08 February 2013

Princeton, Orthodoxy, Calvinism

In the early 1900s theological schools in America were quietly stepping away from the historic reformed convictions on which many of them had been founded. Princeton Theological Seminary, founded in 1812, was in its last years of withstanding this pressure, and in 1912 Princeton's president, Francis Landey Patton, triumphantly declared,
The theological position of Princeton Seminary is exactly the same today that it was a hundred years ago.
The same cannot be said for the school's second century. But before he died, at age 82 in 1924, a year after Machen's Christianity and Liberalism was published and in the rising thick of controversy at the school, Landey was invited to deliver a series of lectures at Princeton. J. Ross Stevenson was now president, under whom the school would take a left-hand turn to become more broad as several faculty left to found Westminster. In a statement that those loyal to Old Princeton enjoyed retelling in later years, Landey remarked of historic Calvinism:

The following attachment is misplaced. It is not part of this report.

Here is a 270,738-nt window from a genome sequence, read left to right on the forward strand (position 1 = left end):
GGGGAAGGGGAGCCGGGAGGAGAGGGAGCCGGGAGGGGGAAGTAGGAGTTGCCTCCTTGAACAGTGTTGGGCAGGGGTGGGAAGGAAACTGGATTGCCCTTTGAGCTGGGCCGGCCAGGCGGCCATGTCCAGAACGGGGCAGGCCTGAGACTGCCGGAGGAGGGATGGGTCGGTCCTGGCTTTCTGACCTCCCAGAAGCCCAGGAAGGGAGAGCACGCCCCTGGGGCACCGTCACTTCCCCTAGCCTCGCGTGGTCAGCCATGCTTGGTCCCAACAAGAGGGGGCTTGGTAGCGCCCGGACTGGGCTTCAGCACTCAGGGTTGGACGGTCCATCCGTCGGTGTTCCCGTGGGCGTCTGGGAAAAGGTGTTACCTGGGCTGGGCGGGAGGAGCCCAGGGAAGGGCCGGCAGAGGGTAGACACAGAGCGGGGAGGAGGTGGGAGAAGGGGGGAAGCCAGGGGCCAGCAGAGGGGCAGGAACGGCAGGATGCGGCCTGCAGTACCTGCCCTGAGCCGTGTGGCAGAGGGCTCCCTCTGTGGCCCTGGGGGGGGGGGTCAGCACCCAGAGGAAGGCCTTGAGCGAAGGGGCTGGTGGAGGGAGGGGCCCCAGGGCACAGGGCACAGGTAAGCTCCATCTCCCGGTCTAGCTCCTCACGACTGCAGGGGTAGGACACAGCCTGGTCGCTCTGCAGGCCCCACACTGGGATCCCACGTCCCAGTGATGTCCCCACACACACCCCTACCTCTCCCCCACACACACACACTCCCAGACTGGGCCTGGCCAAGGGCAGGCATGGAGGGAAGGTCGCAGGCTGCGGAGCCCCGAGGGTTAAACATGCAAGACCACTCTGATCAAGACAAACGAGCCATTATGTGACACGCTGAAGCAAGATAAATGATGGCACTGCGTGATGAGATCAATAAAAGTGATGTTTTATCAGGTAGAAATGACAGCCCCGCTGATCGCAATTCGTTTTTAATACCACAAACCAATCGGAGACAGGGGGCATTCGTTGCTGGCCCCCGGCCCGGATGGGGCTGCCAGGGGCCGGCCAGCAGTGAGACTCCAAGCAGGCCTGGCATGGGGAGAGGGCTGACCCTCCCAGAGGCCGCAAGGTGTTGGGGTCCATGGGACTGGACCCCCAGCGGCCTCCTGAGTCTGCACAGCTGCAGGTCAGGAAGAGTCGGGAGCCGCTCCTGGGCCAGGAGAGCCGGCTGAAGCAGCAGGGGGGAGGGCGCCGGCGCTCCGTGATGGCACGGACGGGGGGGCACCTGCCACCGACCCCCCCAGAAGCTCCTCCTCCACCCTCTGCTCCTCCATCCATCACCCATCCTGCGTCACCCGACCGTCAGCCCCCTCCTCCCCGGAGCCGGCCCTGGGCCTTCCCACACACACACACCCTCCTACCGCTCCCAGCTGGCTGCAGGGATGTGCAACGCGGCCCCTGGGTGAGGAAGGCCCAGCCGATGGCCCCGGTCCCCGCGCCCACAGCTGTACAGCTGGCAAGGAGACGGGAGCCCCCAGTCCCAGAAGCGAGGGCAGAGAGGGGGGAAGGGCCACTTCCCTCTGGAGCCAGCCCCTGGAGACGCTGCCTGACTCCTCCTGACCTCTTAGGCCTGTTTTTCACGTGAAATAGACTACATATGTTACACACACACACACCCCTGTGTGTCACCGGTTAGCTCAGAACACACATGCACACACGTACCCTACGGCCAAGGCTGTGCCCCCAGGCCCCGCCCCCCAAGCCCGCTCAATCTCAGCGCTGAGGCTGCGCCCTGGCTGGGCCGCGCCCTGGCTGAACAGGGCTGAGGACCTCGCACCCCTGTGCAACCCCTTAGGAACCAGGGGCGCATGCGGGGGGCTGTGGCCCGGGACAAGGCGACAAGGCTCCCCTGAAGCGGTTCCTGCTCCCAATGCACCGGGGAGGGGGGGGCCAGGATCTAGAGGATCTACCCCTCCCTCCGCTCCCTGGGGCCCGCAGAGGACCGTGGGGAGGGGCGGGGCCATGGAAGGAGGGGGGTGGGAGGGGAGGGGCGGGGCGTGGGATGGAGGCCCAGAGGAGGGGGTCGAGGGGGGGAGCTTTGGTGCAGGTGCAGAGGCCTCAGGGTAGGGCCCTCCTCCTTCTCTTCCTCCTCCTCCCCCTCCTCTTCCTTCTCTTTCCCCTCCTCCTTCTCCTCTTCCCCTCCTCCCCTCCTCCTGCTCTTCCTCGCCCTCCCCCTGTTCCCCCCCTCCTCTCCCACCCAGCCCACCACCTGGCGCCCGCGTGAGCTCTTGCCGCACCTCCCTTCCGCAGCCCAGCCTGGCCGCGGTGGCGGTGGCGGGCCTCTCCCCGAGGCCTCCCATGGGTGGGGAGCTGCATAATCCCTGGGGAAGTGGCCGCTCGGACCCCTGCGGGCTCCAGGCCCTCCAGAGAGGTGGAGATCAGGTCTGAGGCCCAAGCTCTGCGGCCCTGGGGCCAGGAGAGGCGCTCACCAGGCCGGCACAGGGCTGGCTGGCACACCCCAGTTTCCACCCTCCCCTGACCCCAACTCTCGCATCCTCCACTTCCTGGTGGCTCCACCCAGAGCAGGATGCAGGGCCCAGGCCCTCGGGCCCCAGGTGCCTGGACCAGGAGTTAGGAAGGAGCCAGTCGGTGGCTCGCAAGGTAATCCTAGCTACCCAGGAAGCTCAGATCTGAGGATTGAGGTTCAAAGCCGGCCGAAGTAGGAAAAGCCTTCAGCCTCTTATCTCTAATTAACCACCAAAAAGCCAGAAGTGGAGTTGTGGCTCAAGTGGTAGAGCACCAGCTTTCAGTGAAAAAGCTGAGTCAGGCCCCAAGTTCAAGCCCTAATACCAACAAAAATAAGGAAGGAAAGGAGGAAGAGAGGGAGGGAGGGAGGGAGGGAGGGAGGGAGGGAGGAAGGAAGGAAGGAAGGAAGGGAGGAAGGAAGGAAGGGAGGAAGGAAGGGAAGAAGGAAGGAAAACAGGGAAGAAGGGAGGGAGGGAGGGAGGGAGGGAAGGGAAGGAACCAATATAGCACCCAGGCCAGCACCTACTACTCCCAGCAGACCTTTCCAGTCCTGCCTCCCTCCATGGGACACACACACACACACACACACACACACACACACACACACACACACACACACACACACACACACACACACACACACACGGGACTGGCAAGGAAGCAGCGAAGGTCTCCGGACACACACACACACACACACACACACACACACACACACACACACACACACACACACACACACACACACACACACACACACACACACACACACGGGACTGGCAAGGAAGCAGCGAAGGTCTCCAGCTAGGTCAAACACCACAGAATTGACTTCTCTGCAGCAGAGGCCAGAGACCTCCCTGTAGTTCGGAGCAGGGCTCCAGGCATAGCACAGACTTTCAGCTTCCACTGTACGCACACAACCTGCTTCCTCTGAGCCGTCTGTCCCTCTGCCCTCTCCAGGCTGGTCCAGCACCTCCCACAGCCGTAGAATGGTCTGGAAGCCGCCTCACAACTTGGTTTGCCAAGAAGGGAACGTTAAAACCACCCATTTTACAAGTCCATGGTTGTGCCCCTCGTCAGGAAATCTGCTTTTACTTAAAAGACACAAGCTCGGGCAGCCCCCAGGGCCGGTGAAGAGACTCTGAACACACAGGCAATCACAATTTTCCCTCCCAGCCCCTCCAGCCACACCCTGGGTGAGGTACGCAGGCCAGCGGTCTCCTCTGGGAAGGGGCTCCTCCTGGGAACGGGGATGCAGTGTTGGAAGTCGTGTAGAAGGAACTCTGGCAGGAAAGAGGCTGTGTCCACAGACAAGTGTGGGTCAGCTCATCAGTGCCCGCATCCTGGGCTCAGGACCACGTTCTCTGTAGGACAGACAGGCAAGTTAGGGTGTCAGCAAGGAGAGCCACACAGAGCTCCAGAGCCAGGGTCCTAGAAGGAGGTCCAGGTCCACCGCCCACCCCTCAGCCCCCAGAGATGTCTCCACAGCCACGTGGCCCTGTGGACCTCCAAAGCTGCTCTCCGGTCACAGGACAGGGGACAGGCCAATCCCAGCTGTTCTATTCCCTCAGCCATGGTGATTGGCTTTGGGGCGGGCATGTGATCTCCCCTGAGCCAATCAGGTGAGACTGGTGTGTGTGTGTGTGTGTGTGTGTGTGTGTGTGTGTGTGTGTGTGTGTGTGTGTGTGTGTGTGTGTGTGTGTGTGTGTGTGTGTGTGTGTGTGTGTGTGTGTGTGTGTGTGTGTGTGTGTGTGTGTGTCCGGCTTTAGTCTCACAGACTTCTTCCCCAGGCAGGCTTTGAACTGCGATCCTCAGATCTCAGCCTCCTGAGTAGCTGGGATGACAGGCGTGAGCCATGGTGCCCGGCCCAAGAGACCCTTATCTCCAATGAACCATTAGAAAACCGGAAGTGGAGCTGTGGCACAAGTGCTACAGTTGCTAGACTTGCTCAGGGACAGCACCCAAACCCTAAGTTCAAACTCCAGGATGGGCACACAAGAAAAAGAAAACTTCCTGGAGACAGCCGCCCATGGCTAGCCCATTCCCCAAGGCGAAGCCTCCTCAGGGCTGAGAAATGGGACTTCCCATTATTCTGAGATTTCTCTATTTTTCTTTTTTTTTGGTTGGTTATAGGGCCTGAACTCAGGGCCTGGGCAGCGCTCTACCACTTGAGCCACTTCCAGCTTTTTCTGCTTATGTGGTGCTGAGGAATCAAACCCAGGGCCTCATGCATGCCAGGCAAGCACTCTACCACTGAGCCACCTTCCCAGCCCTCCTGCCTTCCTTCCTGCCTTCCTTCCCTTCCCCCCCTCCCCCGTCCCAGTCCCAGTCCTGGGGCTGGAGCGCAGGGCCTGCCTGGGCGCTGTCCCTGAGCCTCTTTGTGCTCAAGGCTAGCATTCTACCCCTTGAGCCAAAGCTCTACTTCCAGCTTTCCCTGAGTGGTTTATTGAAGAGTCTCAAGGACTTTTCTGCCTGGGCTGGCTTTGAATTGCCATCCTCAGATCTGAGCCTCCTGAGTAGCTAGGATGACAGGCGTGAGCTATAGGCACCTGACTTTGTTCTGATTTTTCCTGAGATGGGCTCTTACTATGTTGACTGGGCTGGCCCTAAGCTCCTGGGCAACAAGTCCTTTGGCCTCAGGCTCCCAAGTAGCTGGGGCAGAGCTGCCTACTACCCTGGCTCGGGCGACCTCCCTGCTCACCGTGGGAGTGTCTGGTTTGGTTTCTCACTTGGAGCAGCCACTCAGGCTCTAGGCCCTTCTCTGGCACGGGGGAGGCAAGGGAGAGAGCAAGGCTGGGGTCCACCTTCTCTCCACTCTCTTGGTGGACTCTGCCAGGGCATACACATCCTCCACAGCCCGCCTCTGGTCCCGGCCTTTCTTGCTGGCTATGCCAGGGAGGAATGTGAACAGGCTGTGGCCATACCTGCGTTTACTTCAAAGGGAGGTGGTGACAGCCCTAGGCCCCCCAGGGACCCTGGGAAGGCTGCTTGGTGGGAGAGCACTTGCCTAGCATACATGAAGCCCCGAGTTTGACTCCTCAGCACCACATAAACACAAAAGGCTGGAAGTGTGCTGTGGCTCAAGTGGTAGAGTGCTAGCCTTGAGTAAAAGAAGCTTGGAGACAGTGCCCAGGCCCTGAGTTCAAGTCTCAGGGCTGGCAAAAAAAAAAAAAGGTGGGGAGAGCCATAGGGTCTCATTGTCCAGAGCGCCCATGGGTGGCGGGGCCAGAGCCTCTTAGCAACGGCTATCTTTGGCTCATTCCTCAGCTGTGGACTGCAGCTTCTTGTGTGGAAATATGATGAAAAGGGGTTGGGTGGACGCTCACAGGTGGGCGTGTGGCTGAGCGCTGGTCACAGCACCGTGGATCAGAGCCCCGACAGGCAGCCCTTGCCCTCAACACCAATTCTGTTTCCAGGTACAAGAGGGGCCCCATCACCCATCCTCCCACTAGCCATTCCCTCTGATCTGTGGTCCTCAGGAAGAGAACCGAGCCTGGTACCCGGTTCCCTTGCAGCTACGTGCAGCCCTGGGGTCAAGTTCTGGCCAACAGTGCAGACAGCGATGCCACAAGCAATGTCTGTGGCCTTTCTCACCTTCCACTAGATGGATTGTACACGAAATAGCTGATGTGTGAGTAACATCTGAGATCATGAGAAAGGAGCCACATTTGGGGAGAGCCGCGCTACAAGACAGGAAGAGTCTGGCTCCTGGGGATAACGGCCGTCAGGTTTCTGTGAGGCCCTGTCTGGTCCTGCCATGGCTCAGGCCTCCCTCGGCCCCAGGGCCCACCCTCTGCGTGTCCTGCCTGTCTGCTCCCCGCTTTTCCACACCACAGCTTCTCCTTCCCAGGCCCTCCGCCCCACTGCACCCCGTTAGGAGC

I rejoice that it is a system so coordinated, whose doctrines so concatenated, which has been so logically constructed, that if discovered in some future age by an excavating palaeontologist, he would be forced to remark, "Gentlemen, this belonged to the order of vertebrates."
--Iain H. Murray, The Life of John Murray (Banner of Truth, 1984), 18, 24

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